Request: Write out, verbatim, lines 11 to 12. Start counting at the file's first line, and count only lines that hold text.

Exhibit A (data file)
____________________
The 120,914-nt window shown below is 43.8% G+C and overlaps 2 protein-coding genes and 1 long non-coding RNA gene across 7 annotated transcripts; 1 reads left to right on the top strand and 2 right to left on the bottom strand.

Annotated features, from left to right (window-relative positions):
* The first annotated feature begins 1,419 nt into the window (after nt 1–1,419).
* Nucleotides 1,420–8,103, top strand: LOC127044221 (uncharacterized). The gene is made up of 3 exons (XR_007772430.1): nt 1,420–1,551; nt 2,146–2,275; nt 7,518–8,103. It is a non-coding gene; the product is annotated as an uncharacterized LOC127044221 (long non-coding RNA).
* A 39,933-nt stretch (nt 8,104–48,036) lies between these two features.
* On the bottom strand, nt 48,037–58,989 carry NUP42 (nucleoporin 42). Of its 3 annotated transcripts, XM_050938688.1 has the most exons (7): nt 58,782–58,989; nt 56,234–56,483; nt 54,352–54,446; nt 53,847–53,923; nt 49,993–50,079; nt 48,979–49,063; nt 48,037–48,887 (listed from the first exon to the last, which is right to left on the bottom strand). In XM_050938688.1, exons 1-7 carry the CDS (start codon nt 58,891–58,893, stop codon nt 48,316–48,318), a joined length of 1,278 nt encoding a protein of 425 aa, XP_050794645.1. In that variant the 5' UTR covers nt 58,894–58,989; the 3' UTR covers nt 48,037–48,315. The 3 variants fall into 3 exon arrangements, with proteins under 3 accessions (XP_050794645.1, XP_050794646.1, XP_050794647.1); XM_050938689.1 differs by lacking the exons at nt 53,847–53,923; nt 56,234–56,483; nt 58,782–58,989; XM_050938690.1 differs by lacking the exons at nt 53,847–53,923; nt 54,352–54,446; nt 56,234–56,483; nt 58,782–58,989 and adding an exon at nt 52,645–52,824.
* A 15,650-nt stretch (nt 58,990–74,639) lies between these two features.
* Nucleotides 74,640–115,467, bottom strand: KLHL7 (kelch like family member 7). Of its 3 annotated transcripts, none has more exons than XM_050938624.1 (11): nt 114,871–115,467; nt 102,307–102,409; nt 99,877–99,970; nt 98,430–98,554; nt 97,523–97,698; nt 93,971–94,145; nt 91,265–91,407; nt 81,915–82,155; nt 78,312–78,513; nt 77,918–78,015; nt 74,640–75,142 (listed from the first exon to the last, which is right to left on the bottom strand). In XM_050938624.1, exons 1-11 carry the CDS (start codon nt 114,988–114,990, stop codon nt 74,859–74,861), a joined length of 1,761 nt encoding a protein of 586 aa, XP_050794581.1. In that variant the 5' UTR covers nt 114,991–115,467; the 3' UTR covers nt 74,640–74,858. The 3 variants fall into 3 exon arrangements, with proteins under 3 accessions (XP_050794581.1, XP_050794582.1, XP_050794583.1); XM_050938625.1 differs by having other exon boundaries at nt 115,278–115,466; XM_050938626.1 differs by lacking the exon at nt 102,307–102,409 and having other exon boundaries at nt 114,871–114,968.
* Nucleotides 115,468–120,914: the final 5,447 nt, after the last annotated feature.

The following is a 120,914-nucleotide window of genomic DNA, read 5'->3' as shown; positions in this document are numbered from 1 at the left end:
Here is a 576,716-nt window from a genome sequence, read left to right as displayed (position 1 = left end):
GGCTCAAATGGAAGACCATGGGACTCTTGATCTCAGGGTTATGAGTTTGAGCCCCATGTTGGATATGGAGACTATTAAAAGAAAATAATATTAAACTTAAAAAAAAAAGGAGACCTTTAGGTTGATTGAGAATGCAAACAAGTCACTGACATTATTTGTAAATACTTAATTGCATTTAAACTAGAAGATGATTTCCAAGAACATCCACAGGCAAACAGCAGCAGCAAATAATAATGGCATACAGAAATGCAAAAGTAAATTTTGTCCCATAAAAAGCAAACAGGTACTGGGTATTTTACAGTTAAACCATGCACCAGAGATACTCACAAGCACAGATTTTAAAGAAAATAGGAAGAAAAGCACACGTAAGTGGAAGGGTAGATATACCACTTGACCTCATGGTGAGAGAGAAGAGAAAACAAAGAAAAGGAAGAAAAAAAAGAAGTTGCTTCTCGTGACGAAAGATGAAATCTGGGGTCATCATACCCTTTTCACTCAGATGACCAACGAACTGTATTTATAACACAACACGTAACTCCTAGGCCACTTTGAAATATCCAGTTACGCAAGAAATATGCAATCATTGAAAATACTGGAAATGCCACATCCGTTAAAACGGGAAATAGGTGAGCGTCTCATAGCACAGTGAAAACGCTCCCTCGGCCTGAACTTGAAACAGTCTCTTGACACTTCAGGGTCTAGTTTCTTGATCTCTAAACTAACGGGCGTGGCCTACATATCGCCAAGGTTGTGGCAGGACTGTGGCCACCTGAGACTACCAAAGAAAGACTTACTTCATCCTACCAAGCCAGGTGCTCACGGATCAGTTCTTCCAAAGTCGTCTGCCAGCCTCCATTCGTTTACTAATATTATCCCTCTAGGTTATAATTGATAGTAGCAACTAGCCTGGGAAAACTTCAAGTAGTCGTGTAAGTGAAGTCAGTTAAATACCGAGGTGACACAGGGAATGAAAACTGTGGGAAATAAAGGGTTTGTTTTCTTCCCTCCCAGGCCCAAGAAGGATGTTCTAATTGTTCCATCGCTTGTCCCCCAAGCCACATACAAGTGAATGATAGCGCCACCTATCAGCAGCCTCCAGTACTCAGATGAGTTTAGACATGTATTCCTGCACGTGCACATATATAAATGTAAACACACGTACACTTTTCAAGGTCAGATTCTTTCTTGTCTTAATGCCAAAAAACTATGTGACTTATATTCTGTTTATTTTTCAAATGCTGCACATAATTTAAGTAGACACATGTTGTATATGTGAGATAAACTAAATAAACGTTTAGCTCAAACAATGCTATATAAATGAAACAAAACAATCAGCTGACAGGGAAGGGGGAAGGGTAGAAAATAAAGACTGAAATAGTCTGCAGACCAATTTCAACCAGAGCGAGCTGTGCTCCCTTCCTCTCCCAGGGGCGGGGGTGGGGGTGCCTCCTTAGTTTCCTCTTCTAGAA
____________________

Here is a 576,716-nt window from a genome sequence, read left to right as displayed (position 1 = left end):
GGCTCAAATGGAAGACCATGGGACTCTTGATCTCAGGGTTATGAGTTTGAGCCCCATGTTGGATATGGAGACTATTAAAAGAAAATAATATTAAACTTAAAAAAAAAAGGAGACCTTTAGGTTGATTGAGAATGCAAACAAGTCACTGACATTATTTGTAAATACTTAATTGCATTTAAACTAGAAGATGATTTCCAAGAACATCCACAGGCAAACAGCAGCAGCAAATAATAATGGCATACAGAAATGCAAAAGTAAATTTTGTCCCATAAAAAGCAAACAGGTACTGGGTATTTTACAGTTAAACCATGCACCAGAGATACTCACAAGCACAGATTTTAAAGAAAATAGGAAGAAAAGCACACGTAAGTGGAAGGGTAGATATACCACTTGACCTCATGGTGAGAGAGAAGAGAAAACAAAGAAAAGGAAGAAAAAAAAGAAGTTGCTTCTCGTGACGAAAGATGAAATCTGGGGTCATCATACCCTTTTCACTCAGATGACCAACGAACTGTATTTATAACACAACACGTAACTCCTAGGCCACTTTGAAATATCCAGTTACGCAAGAAATATGCAATCATTGAAAATACTGGAAATGCCACATCCGTTAAAACGGGAAATAGGTGAGCGTCTCATAGCACAGTGAAAACGCTCCCTCGGCCTGAACTTGAAACAGTCTCTTGACACTTCAGGGTCTAGTTTCTTGATCTCTAAACTAACGGGCGTGGCCTACATATCGCCAAGGTTGTGGCAGGACTGTGGCCACCTGAGACTACCAAAGAAAGACTTACTTCATCCTACCAAGCCAGGTGCTCACGGATCAGTTCTTCCAAAGTCGTCTGCCAGCCTCCATTCGTTTACTAATATTATCCCTCTAGGTTATAATTGATAGTAGCAACTAGCCTGGGAAAACTTCAAGTAGTCGTGTAAGTGAAGTCAGTTAAATACCGAGGTGACACAGGGAATGAAAACTGTGGGAAATAAAGGGTTTGTTTTCTTCCCTCCCAGGCCCAAGAAGGATGTTCTAATTGTTCCATCGCTTGTCCCCCAAGCCACATACAAGTGAATGATAGCGCCACCTATCAGCAGCCTCCAGTACTCAGATGAGTTTAGACATGTATTCCTGCACGTGCACATATATAAATGTAAACACACGTACACTTTTCAAGGTCAGATTCTTTCTTGTCTTAATGCCAAAAAACTATGTGACTTATATTCTGTTTATTTTTCAAATGCTGCACATAATTTAAGTAGACACATGTTGTATATGTGAGATAAACTAAATAAACGTTTAGCTCAAACAATGCTATATAAATGAAACAAAACAATCAGCTGACAGGGAAGGGGGAAGGGTAGAAAATAAAGACTGAAATAGTCTGCAGACCAATTTCAACCAGAGCGAGCTGTGCTCCCTTCCTCTCCCAGGGGCGGGGGTGGGGGTGCCTCCTTAGTTTCCTCTTCTAGAA